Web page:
ABC’s Kate Snow recaps the truly breathtaking challenges the Edwards have faced “the loss of their son Wade in 1996, the cancer diagnosis almost 2Â½ years ago and now all over again.”
Elizabeth Edwards, wife of 2008 presidential contender former Sen. John Edwards, is the first to say she’s not special. At a press conference today outside their home in Chapel Hill, N.C., she and her husband announced that her cancer had returned and Elizabeth Edwards said she’s just like every other survivor.
“Every time you get something suspicious, you go into alarm mode,” Edwards said. “Every cancer survivor that you know personally has exactly that experience.”
Edwards has become the voice of those survivors.
Since her diagnosis more than two years ago, Edwards has campaigned not just for her husband on the trail but for cancer victims who don’t have a public podium.
Now there’s a new dimension out there in campaign 2008. Will Edwards stay in the campaign? In a sense, it almost seems a petty question. Because the Edwards’ are going to do what they feel they have and want to do. This new component doesnt mean Edwards’ opponents or the press go any easier on him. But it adds a new twist — something that isn’t the product of campaign strategists.
Meanwhile, the decision to stay in the race has a particularly 21st century dimension to it.
Once upon a time (like in the last century..) someone with cancer or HIV would consider a normal life almost ended. But that increasingly is old century thinking; today many people with life-threatening diseases decide they will learn to live with them — and live to the fullest, not listening to voices that impose limits on them (which are not always accurate anyway).
Maybe in the end Edwards will have to drop out. Maybe his campaign will be dwarfed by Hillary Clinton and Barack Obama.
But no matter what happens Americans just witnessed a couple displaying something that wasn’t cynical exploitation but, rather, something rare — a display of commitment to each other and a genuine profile in courage.
OTHER NEWS STORIES OF INTEREST:
Candidates’ personal lives become public domain
Hormones factor into cancer’s spread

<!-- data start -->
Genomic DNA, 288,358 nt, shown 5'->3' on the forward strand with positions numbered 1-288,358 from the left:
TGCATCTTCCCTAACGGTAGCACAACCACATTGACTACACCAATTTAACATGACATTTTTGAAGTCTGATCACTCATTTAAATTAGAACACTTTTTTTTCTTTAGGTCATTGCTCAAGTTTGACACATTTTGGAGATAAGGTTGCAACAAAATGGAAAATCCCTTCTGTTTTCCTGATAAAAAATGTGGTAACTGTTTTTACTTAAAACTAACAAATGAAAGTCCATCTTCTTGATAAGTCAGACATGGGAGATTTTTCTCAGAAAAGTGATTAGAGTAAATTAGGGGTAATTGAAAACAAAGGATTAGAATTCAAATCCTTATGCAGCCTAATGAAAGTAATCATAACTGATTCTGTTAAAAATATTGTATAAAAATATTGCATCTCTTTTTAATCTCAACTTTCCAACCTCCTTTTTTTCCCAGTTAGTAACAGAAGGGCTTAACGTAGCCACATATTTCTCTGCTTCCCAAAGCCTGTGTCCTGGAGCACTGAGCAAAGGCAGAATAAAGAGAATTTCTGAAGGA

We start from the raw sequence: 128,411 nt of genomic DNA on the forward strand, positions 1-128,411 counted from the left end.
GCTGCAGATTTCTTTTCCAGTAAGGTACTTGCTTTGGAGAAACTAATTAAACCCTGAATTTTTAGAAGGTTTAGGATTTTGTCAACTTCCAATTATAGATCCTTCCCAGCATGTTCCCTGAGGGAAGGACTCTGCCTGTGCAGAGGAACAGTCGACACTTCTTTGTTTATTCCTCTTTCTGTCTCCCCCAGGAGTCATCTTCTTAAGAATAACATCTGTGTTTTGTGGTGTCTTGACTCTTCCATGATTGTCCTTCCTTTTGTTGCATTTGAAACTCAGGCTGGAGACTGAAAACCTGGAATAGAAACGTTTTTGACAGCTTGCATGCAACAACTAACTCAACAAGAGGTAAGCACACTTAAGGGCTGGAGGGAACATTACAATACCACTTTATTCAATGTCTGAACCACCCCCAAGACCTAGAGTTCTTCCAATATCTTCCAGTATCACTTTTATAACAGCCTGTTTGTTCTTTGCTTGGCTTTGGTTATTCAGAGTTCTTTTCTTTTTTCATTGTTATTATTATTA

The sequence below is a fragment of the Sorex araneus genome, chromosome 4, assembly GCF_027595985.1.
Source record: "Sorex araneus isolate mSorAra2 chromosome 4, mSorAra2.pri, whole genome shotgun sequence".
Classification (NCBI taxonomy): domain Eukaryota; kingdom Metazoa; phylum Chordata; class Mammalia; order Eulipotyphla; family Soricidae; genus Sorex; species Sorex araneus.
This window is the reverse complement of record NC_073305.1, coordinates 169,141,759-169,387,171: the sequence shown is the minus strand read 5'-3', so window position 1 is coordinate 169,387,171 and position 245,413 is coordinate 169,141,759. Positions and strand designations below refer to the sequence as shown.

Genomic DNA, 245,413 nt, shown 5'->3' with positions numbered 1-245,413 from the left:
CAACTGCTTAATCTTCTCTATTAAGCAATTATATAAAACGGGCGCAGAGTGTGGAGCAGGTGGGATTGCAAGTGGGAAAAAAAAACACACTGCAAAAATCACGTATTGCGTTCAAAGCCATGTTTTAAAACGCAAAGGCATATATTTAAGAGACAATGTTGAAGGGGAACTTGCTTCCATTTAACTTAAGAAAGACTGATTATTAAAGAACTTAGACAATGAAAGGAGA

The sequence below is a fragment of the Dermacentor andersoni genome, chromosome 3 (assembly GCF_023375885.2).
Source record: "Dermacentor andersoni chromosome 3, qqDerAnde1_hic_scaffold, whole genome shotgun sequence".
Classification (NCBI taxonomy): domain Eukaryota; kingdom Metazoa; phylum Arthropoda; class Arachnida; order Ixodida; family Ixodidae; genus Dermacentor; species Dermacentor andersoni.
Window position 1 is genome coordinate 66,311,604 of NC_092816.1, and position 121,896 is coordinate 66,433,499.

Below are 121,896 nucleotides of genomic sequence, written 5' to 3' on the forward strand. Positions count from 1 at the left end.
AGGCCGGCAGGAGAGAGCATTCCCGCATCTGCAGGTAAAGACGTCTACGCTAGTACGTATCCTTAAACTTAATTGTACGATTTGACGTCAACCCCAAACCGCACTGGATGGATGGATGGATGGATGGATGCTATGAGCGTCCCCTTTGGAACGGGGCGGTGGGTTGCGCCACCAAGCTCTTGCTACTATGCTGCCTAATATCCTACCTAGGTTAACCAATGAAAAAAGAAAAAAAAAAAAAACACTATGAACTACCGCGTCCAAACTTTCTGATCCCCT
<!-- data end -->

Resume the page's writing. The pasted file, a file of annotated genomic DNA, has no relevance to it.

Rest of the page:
Edwards Facing Personal, Political Battles
For Elizabeth Edwards, Life Goes On With Cancer
SOME OTHER VIEWS ON THE EDWARDS ANNOUNCEMENT (These are excerpts so read the entire posts):
Elizabeth Edwards and I shared a common experience of overcoming dreaded disease. Hers was breast cancer. Mine was a brain tumor. We got each other.
I told her how one of my blog readers, a neuro-oncologist, had chided me because I had taken up professional bass fishing after my White House days. I was irresponsible, the doctor told me. I should be advocating for brain tumor patients. I told her I didn’t want to become known as “the brain tumor guy…
….When I interviewed John Edwards a few weeks ago, he answered a question about the suffering he’d endured – the loss of a son, Elizabeth’s cancer – by saying that his faith had come “roaring back” in order for him to survive. We all need to pray for that roaring faith – for him, Elizabeth, and their children. We need to pray for healing for her. And for us? That this illness puts politics in perspective for more than the next news cycle. For the other candidates? That they focus more on issues of compassion.
–Wizbang’s Lori Byrd: “In my earlier post today I expressed my hope and prayers that Mrs. Edwards would not have bad news to report. I neglected to reiterate that sentiment in this post, which just conveyed the information from the press conference. I go into more detail in my earlier post, but for several reasons, in addition to simply being a compassionate human being, I will be praying for the Edwards family. I think they handled the press conference exactly as they should have. As for those saying Edwards should suspend his campaign now, I don’t think anyone can know what is best for the Edwards, but the Edwards themselves.”
He was admirably candid about his wife’s cancer being treatable, if not curable. That paradigm is increasingly common – and it’s affirming to see someone in public life live through it so positively, so admirably and so passionately. She shouldn’t give in to it. One key to surviving serious illness is to live positively and candidly while you treat it. With HIV, I learned to repeat to myself a triad that was essential to surviving any serious medical condition: Own it, face it, beat it. That’s what the Edwardses did today, and they will help a lot of people through their example.